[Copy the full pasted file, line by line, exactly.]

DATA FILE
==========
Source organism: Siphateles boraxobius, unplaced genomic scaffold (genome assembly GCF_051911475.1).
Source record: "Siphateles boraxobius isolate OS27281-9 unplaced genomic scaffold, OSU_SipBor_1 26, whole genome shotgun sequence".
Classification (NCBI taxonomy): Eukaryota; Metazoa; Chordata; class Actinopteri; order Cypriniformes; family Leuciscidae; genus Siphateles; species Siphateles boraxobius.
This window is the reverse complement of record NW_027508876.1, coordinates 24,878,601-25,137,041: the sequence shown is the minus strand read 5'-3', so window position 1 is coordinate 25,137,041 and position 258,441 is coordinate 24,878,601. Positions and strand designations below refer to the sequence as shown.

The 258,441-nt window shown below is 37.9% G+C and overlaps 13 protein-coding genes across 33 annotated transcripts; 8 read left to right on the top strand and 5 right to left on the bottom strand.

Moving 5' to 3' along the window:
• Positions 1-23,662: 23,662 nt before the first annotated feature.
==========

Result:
Source organism: Siphateles boraxobius, unplaced genomic scaffold (genome assembly GCF_051911475.1).
Source record: "Siphateles boraxobius isolate OS27281-9 unplaced genomic scaffold, OSU_SipBor_1 26, whole genome shotgun sequence".
Classification (NCBI taxonomy): Eukaryota; Metazoa; Chordata; class Actinopteri; order Cypriniformes; family Leuciscidae; genus Siphateles; species Siphateles boraxobius.
This window is the reverse complement of record NW_027508876.1, coordinates 24,878,601-25,137,041: the sequence shown is the minus strand read 5'-3', so window position 1 is coordinate 25,137,041 and position 258,441 is coordinate 24,878,601. Positions and strand designations below refer to the sequence as shown.

The 258,441-nt window shown below is 37.9% G+C and overlaps 13 protein-coding genes across 33 annotated transcripts; 8 read left to right on the top strand and 5 right to left on the bottom strand.

Moving 5' to 3' along the window:
• Positions 1-23,662: 23,662 nt before the first annotated feature.